The Maryland Commission on Climate Change (MCCC) met on June 21, 2017, and re-committed to the continuation of its climate change goals, including the State’s goal of reducing greenhouse gases by 40% by 2030.
Maryland’s Position on Climate Change at State and National Levels
Maryland Secretary of the Environment Benjamin Grumbles reiterated that Governor Larry Hogan and Maryland will be moving forward with the State’s climate change action plan and is encouraging other states to participate in REGGI (Regional Greenhouse Gas Initiative). Grumbles also noted that the State is reviewing the newly formed United States Climate Alliance but has not yet decided whether it will participate.
Maryland Senator Paul Pinsky stressed the importance of remaining in the Paris Climate Accord and that the Climate Alliance represented a key opportunity to continue United States participation. (Previously President Donald Trump had announced the United States was withdrawing from the Paris Accords but intended to rejoin after renegotiating participation terms.) Grumbles responded that the Governor has stated the importance of the United States participating in the Accord but that Maryland’s participation in the Alliance is still under review and there could be other equally effective methods of encouraging climate change.
Chesapeake Climate Action Network founder and director Mike Tidwell argued that participating in the Alliance sent an important message and that strengthening REGGI (particularly the cap) was also critical. Grumbles agreed that REGGI could be improved and did not rule out Maryland’s ultimate participation in the Alliance.
Discussion on “40 by 30” Goal
The bi-partisan Greenhouse Gas Reduction Act of 2016 (SB 323) requires Maryland to achieve a 40% reduction of greenhouse gas emissions from their 2006 levels by 2030. The legislation also includes some economic and job protections as the State works to achieve the reduction goal. Maryland is on track to meet a prior emission reduction goal of 25% by 2025.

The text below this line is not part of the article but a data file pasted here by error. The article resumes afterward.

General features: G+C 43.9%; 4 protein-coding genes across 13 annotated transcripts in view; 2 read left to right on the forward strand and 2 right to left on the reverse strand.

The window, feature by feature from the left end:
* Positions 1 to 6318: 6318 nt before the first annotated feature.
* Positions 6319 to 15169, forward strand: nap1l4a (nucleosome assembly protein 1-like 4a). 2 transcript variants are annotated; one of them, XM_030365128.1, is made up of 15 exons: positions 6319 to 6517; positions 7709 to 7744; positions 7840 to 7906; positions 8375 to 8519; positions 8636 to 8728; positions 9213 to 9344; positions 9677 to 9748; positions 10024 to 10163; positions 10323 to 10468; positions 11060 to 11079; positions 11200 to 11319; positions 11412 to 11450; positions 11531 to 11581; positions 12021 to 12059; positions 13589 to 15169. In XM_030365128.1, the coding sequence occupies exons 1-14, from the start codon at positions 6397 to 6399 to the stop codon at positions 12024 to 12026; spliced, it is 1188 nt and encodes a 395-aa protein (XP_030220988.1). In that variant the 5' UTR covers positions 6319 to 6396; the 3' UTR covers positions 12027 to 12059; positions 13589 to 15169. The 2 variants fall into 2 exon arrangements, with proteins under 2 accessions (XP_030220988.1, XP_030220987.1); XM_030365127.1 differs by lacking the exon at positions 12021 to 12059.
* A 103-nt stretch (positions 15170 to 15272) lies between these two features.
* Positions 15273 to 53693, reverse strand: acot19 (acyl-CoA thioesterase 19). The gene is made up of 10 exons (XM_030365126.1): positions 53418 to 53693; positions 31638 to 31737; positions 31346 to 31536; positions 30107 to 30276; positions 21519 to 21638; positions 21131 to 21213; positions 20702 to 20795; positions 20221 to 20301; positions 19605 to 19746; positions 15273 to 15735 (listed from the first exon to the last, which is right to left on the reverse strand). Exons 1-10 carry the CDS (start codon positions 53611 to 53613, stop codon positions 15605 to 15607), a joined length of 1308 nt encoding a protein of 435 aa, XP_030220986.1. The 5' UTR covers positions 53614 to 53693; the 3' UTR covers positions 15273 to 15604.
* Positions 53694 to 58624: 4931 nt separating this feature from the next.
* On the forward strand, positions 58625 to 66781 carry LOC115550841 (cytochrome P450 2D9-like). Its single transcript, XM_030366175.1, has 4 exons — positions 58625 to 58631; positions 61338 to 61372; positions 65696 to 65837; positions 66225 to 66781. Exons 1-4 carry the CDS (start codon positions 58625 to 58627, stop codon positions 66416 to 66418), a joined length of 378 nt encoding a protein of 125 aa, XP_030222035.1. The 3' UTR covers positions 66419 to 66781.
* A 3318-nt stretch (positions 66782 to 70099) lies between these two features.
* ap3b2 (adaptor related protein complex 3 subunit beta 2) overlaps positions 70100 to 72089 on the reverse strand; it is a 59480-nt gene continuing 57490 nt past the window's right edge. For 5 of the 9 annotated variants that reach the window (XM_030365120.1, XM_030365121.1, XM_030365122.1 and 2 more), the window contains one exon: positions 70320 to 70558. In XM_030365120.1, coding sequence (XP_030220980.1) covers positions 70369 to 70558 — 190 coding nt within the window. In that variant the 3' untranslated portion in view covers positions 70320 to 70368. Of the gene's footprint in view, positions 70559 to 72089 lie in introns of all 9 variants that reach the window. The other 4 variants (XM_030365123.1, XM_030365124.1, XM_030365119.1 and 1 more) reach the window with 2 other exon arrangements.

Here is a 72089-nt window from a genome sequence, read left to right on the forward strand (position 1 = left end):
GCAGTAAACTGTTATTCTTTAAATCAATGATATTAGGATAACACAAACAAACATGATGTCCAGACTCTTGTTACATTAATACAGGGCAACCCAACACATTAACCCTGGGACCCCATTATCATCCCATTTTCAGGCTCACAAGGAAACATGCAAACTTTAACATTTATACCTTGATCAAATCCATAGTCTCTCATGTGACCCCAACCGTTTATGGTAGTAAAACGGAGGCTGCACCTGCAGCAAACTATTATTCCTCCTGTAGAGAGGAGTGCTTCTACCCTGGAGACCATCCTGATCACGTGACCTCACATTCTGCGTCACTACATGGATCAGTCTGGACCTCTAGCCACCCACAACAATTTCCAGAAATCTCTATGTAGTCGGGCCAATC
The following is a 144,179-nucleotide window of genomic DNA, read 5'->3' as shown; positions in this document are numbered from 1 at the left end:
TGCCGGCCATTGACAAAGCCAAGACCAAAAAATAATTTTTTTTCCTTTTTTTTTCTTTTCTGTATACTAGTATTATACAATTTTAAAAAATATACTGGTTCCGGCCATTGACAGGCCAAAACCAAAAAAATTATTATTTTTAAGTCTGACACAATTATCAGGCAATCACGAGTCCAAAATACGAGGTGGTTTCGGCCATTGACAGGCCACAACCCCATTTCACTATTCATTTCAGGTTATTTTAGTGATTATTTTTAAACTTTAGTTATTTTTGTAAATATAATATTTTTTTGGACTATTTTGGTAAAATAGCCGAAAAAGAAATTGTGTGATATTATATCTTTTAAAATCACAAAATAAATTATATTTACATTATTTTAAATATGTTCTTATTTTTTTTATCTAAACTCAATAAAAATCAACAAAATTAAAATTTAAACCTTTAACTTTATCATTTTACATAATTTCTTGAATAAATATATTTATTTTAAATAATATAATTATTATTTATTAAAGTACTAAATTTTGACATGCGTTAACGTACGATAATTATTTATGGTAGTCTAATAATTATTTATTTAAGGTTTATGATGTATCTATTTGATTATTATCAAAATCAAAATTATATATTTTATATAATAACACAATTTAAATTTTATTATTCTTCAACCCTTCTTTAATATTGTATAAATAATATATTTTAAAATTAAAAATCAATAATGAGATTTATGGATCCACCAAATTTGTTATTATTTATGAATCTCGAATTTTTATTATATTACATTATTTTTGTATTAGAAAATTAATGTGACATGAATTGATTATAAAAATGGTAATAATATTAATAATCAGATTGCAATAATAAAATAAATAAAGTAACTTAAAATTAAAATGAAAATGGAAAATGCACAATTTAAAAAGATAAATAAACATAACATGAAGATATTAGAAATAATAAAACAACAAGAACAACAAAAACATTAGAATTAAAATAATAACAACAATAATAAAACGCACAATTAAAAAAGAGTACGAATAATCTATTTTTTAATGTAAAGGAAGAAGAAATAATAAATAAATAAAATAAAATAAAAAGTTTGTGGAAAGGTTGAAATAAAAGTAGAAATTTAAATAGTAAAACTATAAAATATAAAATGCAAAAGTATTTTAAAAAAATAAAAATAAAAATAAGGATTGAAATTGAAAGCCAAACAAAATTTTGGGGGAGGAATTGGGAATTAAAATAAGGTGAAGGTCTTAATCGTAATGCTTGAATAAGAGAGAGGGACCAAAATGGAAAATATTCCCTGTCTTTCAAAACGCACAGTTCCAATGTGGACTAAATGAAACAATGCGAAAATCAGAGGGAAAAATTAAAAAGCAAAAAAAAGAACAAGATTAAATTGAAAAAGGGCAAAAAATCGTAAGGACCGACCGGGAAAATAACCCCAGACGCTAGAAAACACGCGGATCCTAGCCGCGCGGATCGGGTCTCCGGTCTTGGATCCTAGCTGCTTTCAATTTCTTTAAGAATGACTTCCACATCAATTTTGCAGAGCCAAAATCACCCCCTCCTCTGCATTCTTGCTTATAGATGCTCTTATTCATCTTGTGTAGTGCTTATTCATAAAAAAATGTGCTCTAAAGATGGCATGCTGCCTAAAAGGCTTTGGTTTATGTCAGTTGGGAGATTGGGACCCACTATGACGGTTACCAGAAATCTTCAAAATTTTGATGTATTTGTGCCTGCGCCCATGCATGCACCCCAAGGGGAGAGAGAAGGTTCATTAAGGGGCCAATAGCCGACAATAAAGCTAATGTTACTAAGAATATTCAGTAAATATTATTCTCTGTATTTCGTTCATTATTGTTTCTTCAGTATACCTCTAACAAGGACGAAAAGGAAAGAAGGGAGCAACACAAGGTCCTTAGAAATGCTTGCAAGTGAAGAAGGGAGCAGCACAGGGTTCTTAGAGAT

The new 40 by 30 draft plan is due by end of 2018 and a final plan is due by the end of 2019. There is a mid-point review in 2022 and the Act must be reauthorized through legislation in 2023. The plan must reduce 57 to 61 metric tons of greenhouse gases to account for existing pollution sources and anticipated population and pollution growth.
The current 2025 plan will get the State a good portion of the way, but will leave a gap that must be addressed. Programs for more fuel efficient cars and aircraft and electric vehicles should help. The State is developing better data on carbon sequestration by wetlands and trees.
Pinsky raised concerns about the accuracy of some of the assumed greenhouse gas emission and reduction assumptions and that other policy options, such as a carbon tax, must be at least discussed. Grumbles noted that the assumptions are based on modeled and need further refinement and that the discussed programs were not necessarily the only programs that could be considered.
The MCCC decided to have a further discussion on the issue through its workgroups and at future meetings. It was also noted that the plan needs to consider what will need to be done beyond 2030, even though future goals have not yet been set.
New Climate Change Commission Website
MCCC has just launched a new and more user-friendly website. The website will be further refined over time to ensure ease of use and public accessibility.
2017 MCCC Annual Report
The deadline of the 2017 MCCC Annual Report is November 15, 2017.
MCCC also received an update on the climate change activities of various State agencies, approved a series of one-page climate change handouts for final review, and reviewed the activities of its four work groups.